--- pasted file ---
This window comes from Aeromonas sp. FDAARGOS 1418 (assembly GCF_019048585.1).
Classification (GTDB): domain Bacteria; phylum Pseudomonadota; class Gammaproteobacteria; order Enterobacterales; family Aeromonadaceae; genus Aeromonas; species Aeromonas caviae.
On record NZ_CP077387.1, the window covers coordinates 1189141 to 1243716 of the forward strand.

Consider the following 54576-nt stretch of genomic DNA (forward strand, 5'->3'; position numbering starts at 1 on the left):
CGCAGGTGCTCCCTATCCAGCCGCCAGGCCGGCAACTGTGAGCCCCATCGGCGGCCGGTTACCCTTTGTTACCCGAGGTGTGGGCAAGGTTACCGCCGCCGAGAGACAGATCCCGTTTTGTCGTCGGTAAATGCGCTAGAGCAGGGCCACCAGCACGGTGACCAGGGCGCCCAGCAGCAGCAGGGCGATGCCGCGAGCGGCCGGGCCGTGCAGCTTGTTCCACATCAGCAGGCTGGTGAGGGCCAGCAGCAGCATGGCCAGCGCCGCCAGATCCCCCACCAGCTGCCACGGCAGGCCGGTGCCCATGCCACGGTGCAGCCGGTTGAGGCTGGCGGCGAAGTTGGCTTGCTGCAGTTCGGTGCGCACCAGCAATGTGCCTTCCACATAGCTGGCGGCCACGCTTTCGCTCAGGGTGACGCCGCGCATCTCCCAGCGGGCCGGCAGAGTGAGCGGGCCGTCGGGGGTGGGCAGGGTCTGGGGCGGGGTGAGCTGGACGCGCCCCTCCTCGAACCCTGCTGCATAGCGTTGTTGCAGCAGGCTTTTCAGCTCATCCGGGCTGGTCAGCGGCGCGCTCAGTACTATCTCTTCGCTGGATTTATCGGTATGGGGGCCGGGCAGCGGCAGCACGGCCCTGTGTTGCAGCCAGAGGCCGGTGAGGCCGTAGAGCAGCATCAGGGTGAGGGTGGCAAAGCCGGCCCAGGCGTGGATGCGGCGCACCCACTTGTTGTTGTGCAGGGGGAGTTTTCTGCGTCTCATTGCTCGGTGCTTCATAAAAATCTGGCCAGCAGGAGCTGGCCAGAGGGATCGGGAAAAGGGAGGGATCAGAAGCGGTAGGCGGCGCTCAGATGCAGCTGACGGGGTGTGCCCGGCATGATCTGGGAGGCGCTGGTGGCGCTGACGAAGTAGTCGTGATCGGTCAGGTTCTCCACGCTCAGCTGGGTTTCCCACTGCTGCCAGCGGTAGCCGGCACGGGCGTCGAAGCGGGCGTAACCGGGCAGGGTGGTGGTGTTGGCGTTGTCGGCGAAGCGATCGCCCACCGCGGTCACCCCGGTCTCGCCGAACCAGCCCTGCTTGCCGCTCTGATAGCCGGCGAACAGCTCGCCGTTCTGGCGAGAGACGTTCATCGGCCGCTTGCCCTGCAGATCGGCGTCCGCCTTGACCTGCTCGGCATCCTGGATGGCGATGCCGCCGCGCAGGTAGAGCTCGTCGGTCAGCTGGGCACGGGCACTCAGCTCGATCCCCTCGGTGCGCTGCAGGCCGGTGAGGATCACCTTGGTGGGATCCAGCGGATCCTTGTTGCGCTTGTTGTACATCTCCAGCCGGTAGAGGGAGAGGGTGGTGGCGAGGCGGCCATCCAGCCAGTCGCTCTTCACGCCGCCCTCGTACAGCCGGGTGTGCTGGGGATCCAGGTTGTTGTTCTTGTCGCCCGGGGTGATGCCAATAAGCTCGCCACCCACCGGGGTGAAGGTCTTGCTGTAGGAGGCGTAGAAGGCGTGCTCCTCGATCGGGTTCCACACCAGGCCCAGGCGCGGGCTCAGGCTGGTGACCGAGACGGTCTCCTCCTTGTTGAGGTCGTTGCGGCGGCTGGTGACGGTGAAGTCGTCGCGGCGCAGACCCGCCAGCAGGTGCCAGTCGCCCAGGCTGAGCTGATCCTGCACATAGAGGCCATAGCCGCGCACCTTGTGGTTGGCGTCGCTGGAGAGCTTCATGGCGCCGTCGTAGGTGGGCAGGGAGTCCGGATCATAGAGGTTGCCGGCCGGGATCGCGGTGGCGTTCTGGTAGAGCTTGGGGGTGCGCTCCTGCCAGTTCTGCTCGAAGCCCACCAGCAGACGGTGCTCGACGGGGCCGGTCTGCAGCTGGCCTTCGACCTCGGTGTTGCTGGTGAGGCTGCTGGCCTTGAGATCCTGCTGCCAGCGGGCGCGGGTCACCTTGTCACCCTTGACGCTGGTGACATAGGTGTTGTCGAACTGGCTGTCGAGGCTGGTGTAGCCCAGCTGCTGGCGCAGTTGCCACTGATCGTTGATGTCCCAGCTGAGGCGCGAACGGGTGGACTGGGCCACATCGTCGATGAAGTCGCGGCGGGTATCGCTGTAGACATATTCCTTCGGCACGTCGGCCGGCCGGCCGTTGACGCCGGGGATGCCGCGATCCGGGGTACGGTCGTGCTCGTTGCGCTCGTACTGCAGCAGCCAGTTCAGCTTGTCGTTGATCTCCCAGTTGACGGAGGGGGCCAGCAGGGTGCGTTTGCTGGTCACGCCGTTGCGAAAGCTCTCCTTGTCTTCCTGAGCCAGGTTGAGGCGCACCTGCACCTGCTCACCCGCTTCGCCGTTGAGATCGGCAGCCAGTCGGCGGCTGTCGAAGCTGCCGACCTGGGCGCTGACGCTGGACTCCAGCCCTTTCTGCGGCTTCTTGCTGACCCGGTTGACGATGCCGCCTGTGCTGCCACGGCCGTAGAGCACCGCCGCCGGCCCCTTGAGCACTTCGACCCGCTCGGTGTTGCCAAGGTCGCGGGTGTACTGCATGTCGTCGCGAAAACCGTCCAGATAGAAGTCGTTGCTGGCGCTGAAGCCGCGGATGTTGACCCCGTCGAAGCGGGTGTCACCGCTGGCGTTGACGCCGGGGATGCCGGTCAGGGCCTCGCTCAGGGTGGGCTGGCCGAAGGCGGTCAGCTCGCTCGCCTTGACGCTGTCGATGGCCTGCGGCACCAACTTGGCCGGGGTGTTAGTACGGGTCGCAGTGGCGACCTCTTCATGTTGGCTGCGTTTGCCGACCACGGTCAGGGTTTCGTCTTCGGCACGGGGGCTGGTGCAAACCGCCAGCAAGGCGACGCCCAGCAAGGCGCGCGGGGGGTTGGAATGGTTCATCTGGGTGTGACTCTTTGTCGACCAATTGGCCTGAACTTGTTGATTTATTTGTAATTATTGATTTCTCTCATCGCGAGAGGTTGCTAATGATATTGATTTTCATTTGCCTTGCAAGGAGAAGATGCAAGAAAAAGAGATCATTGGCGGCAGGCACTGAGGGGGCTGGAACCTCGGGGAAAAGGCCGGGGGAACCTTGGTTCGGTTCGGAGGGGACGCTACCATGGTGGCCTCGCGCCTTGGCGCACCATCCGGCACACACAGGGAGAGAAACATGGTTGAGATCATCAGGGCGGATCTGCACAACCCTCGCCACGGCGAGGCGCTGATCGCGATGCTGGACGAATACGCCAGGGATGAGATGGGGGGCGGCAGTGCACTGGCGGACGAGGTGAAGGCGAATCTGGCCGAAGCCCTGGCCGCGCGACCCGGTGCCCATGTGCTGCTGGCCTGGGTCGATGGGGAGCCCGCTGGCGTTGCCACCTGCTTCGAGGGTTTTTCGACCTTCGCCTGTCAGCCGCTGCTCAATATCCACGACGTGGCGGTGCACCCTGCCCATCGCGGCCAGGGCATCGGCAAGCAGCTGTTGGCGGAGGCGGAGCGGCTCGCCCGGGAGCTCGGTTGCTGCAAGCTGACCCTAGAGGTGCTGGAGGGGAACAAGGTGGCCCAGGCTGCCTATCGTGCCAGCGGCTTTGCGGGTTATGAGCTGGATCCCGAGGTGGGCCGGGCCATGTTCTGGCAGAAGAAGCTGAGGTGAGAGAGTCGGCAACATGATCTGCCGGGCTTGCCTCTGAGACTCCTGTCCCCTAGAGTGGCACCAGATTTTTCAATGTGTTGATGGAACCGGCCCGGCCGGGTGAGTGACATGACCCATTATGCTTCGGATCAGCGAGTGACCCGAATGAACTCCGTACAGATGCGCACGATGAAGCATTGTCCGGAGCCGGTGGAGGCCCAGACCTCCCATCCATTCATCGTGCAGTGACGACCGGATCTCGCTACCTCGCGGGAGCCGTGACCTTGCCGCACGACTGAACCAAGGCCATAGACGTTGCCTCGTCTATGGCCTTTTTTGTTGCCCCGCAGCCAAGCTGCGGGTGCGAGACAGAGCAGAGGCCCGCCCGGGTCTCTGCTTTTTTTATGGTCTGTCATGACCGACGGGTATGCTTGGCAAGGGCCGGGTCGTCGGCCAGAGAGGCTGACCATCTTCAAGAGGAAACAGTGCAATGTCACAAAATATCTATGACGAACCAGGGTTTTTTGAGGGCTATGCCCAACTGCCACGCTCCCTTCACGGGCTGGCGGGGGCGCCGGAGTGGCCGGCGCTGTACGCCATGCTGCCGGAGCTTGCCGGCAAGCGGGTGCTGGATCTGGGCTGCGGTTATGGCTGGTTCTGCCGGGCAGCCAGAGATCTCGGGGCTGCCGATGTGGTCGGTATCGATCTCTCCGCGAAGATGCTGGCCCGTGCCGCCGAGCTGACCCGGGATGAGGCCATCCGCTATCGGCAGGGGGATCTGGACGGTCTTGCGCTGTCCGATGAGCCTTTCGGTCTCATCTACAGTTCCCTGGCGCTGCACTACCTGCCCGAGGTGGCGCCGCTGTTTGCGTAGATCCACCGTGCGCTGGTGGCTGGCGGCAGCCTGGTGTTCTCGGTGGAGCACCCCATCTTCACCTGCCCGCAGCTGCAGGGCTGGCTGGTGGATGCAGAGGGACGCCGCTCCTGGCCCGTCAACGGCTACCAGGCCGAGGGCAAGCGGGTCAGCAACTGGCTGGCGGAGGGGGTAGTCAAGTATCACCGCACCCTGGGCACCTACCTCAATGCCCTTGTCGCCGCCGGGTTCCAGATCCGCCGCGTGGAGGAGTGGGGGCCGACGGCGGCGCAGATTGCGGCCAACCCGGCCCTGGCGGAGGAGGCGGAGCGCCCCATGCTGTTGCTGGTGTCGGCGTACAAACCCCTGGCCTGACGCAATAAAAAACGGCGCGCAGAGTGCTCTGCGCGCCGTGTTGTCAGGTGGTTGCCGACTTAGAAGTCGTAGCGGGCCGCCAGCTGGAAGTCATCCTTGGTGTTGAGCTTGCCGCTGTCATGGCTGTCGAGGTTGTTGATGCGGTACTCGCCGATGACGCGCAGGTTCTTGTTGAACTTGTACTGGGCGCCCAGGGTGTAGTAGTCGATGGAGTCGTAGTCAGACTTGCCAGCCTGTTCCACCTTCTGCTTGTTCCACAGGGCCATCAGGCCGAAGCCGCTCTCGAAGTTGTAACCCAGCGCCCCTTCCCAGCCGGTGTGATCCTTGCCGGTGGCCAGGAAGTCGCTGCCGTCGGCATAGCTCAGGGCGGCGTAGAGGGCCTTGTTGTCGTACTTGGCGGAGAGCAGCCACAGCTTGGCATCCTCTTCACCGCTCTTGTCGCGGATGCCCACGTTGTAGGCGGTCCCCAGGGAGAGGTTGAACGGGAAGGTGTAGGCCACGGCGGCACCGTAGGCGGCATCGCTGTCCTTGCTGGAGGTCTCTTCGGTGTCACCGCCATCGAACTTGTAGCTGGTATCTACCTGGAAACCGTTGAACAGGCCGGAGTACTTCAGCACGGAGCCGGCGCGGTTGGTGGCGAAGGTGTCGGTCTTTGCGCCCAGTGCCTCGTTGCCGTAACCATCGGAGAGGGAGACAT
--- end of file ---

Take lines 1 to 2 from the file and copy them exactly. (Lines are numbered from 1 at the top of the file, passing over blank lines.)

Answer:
This window comes from Aeromonas sp. FDAARGOS 1418 (assembly GCF_019048585.1).
Classification (GTDB): domain Bacteria; phylum Pseudomonadota; class Gammaproteobacteria; order Enterobacterales; family Aeromonadaceae; genus Aeromonas; species Aeromonas caviae.